Teens needed to form relay teams

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By Elizabeth Hjelvik

In 2010, cancer was the second leading cause of death in the United States, taking more than 500,000 lives.

Though so many are affected by the disease, not all can afford to be treated.

Treatment for cancer is very expensive, costing hundreds of thousands of dollars in many cases.

For almost 100 years, The American Cancer Society has raised funds through various events for cancer treatment.

According to cancer.org, the ACS “has worked relentlessly to save lives and create a world with less cancer and more birthdays.” One of the biggest fundraisers for ACS is the Relay for Life.

Relay is a 24-hour organized community event that usually takes place at a track. During Relay, participants form teams and walk around the track continuously.

The walk symbolizes that cancer never stops. For some, the event is emotional. A Relay representative said that it is a “very powerful and passionate event,” as evidenced by the number of participants.
Los Alamos has its own Relay for Life event, which has been organized by Hope Jaramillo, a Relay participant for 10 years.

The event will begin at 6 p.m. Aug. 23 and ends at 10 a.m. Aug. 24 at Ashley Pond. Relay is open to the public and currently, Jaramillo is looking for people to form teams, particularly youth teams.

The event is being held in conjunction with the Gordon’s concert Aug. 23.

Jaramillo’s goal is to “have many youth teams that spend the night, not only to increase the fundraising, but also the energy and ideas that they have.”

She also hopes to have half of the pond area reserved for the youth so that there are multiple activities going on through the night for the kids attending.

During the event, there are two parts that honor past or current patients of cancer.

One is the survivor lap in which all the cancer survivors attending the event make one lap around the track with the people who supported them through their fight with cancer.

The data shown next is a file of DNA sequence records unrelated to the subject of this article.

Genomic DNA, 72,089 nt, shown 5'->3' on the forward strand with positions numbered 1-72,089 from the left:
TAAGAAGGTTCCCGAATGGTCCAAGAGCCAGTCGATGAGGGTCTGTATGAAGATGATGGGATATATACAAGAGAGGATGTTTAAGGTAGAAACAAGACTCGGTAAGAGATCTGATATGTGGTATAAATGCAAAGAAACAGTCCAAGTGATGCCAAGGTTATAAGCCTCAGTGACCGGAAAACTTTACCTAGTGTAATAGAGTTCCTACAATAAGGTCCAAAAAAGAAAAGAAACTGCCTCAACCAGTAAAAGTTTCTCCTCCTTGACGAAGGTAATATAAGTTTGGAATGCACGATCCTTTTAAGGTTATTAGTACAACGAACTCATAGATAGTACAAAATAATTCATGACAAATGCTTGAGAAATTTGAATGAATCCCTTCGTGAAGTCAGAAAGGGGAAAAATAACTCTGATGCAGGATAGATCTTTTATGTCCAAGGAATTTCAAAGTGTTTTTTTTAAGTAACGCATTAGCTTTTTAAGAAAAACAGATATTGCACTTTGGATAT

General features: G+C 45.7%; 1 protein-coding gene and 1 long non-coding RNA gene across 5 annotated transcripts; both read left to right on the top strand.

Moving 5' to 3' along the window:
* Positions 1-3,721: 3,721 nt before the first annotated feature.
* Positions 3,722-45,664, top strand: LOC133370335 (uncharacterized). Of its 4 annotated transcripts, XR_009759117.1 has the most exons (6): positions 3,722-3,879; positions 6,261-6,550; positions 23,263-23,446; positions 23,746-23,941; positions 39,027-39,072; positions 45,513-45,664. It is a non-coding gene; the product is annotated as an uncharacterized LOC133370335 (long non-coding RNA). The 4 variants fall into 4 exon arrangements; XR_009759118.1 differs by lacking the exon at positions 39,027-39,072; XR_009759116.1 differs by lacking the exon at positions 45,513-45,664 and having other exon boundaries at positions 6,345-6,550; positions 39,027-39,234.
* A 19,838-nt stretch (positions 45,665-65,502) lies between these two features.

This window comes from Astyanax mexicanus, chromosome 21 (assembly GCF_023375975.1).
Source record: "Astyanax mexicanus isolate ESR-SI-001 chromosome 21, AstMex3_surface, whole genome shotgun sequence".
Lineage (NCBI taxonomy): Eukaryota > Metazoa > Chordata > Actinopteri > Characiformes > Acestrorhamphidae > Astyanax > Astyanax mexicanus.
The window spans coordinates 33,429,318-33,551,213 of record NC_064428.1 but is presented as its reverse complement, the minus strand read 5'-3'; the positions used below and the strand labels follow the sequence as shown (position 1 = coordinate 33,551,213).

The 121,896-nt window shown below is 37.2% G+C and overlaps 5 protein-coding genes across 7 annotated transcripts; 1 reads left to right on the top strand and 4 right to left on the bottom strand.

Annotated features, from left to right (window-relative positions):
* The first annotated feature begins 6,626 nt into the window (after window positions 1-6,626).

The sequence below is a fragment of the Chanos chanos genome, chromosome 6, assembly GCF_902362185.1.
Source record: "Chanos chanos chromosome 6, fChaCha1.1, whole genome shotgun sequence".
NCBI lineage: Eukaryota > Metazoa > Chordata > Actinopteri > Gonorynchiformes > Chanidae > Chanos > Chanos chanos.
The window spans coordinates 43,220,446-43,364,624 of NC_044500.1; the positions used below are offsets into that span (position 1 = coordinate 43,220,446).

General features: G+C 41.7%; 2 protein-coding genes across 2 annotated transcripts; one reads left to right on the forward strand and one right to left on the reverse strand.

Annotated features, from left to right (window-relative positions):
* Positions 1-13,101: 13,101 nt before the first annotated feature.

The second part is the luminaria ceremony, which is for people who have lost their lives to cancer or are currently fighting cancer.

Bags filled with sand and a candle may be purchased for $10 and the names of loved ones are written on the bags.
The luminarias are then lined up around Ashley Pond and more are placed on the grass to spell out the word hope.

Relay also raises money via the Internet. On relayforlife.org, people can sign up under the local event and create their own page, on which they can include their personal story and explain why they are part of Relay.

They then can send out the page to others or post it on the Relay dashboard, and whoever wants to donate just goes to the page and then clicks the link that says, donate.

In the past, Jaramillo has walked for all the people with cancer, but now she walks for herself and brother, both of whom are currently fighting cancer. In Los Alamos, there are many different organizations that participate, ranging from sponsors to vendors.

Participants are encouraged to form a team for the event with their friends and families.

Teams camp out and it is recommended that they bring some of their own entertainment, such as a board game.

The teams will be able to get food from the vendors at the Gordon’s concert and in the morning, there are usually burritos or pancakes for the walkers.

Those interested in forming a team for Relay should contact Hope Jaramillo at hjjaramillo@msn.com or 699-0528.
For more information on the Relay for Life, go to relayforlife.org.